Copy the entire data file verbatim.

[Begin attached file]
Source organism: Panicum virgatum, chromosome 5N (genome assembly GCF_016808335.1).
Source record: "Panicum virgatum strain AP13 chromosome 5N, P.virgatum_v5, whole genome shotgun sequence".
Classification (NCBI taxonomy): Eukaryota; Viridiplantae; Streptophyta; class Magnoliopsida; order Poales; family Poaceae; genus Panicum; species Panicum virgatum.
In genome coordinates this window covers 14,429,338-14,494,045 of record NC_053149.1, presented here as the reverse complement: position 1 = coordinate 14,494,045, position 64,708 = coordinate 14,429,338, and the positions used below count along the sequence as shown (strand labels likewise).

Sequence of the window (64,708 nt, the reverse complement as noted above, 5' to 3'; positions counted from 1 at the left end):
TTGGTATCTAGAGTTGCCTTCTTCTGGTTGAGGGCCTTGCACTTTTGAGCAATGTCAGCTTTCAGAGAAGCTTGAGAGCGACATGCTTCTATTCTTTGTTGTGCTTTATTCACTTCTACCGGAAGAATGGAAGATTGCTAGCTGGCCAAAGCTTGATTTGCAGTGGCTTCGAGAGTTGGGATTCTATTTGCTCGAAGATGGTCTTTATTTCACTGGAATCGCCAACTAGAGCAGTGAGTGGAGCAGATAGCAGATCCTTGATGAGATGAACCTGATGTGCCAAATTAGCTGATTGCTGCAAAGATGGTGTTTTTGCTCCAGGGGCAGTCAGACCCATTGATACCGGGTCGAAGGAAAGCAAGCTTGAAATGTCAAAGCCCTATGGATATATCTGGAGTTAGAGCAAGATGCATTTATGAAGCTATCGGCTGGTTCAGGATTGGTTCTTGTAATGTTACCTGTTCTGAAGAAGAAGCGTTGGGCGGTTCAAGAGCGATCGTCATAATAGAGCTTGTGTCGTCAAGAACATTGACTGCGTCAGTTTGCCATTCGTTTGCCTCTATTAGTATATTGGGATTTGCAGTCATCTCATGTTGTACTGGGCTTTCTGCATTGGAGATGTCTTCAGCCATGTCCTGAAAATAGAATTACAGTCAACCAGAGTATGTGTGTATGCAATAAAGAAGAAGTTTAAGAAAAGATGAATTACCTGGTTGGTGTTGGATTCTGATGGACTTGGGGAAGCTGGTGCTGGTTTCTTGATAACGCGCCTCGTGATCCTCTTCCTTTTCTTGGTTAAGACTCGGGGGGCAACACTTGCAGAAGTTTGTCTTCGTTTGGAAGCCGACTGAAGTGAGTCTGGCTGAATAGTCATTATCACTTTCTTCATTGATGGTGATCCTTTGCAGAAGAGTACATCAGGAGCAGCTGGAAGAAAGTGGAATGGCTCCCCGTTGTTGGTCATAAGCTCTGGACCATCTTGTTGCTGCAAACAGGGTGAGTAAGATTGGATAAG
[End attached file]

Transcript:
Source organism: Panicum virgatum, chromosome 5N (genome assembly GCF_016808335.1).
Source record: "Panicum virgatum strain AP13 chromosome 5N, P.virgatum_v5, whole genome shotgun sequence".
Classification (NCBI taxonomy): Eukaryota; Viridiplantae; Streptophyta; class Magnoliopsida; order Poales; family Poaceae; genus Panicum; species Panicum virgatum.
In genome coordinates this window covers 14,429,338-14,494,045 of record NC_053149.1, presented here as the reverse complement: position 1 = coordinate 14,494,045, position 64,708 = coordinate 14,429,338, and the positions used below count along the sequence as shown (strand labels likewise).

Sequence of the window (64,708 nt, the reverse complement as noted above, 5' to 3'; positions counted from 1 at the left end):
TTGGTATCTAGAGTTGCCTTCTTCTGGTTGAGGGCCTTGCACTTTTGAGCAATGTCAGCTTTCAGAGAAGCTTGAGAGCGACATGCTTCTATTCTTTGTTGTGCTTTATTCACTTCTACCGGAAGAATGGAAGATTGCTAGCTGGCCAAAGCTTGATTTGCAGTGGCTTCGAGAGTTGGGATTCTATTTGCTCGAAGATGGTCTTTATTTCACTGGAATCGCCAACTAGAGCAGTGAGTGGAGCAGATAGCAGATCCTTGATGAGATGAACCTGATGTGCCAAATTAGCTGATTGCTGCAAAGATGGTGTTTTTGCTCCAGGGGCAGTCAGACCCATTGATACCGGGTCGAAGGAAAGCAAGCTTGAAATGTCAAAGCCCTATGGATATATCTGGAGTTAGAGCAAGATGCATTTATGAAGCTATCGGCTGGTTCAGGATTGGTTCTTGTAATGTTACCTGTTCTGAAGAAGAAGCGTTGGGCGGTTCAAGAGCGATCGTCATAATAGAGCTTGTGTCGTCAAGAACATTGACTGCGTCAGTTTGCCATTCGTTTGCCTCTATTAGTATATTGGGATTTGCAGTCATCTCATGTTGTACTGGGCTTTCTGCATTGGAGATGTCTTCAGCCATGTCCTGAAAATAGAATTACAGTCAACCAGAGTATGTGTGTATGCAATAAAGAAGAAGTTTAAGAAAAGATGAATTACCTGGTTGGTGTTGGATTCTGATGGACTTGGGGAAGCTGGTGCTGGTTTCTTGATAACGCGCCTCGTGATCCTCTTCCTTTTCTTGGTTAAGACTCGGGGGGCAACACTTGCAGAAGTTTGTCTTCGTTTGGAAGCCGACTGAAGTGAGTCTGGCTGAATAGTCATTATCACTTTCTTCATTGATGGTGATCCTTTGCAGAAGAGTACATCAGGAGCAGCTGGAAGAAAGTGGAATGGCTCCCCGTTGTTGGTCATAAGCTCTGGACCATCTTGTTGCTGCAAACAGGGTGAGTAAGATTGGATAAG